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Nostalgia drives CDs sales' growth

People assume CDs are going away, but these days, industry manufacturers notice people are leaning toward older forms of music like vinyl, so CDs will continue to be made and sold, said David Eckstrom, Forever Young Records owner.

CD sales increased by 20% from $483 million in 2020 to $584 million in 2021, making up for its long decline in sales since 2004, according to the Recording Industry Association of America’s annual sales report.

Arlington resident Arthur Arana said millennials could be buying CDs because they grew up listening to music with them.

Eckstrom said some chain stores originally abandoned CDs because the profit margins and floor space were too expensive for stores to have a legitimate music section.

Older generations like to own something tangible when they spend money, and they can resell those items to make money if they want, he said.

Arana said he likes the physical aspects of putting a CD into a stereo system because he feels searching up and listening to music lacks emotional value.

CDs are sold at a reasonable price, so some people prefer them over expensive vinyl, Eckstrom said.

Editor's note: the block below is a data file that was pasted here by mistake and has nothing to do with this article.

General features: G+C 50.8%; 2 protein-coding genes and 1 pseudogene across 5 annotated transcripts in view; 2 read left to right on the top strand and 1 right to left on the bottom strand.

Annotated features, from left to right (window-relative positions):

“Most people like to own what they buy,” he said.

There are people who switched from vinyl to CDs back in the late ’90s, so their collections might be over 30 years old and massive, Eckstrom said.

The current generation may not understand because they don’t have much experience with CDs, Eckstrom said.

Alicia Boulom, critical languages and international studies in Korean sophomore, said CDs are fun to display and convenient to use in the car rather than plugging in a phone.

Unlike American artists CDs, where it’s just the case and disc, K-pop CDs are popular because they come with freebies like stickers and posters inside for fans to enjoy, Boulom said.

She said she buys her albums either on Amazon, Target or in Koreatown in Carrollton.

With a CD, the music is for people to keep, but it can be taken away from those with music subscriptions on streaming platforms, Grand Prairie resident Na’Tia Price said.

Collecting CDs is still popular for the aesthetic appeal and just to own a certain album, Boulom said.

Price said the younger generations are getting into CDs, which may be why sales are climbing back up.

People like to collect stuff and get their hands on things, especially if the CD is signed by their favorite artist, which can’t be done with streaming services, she said.

@ritchie3609 

features-editor.shorthorn@uta.edu

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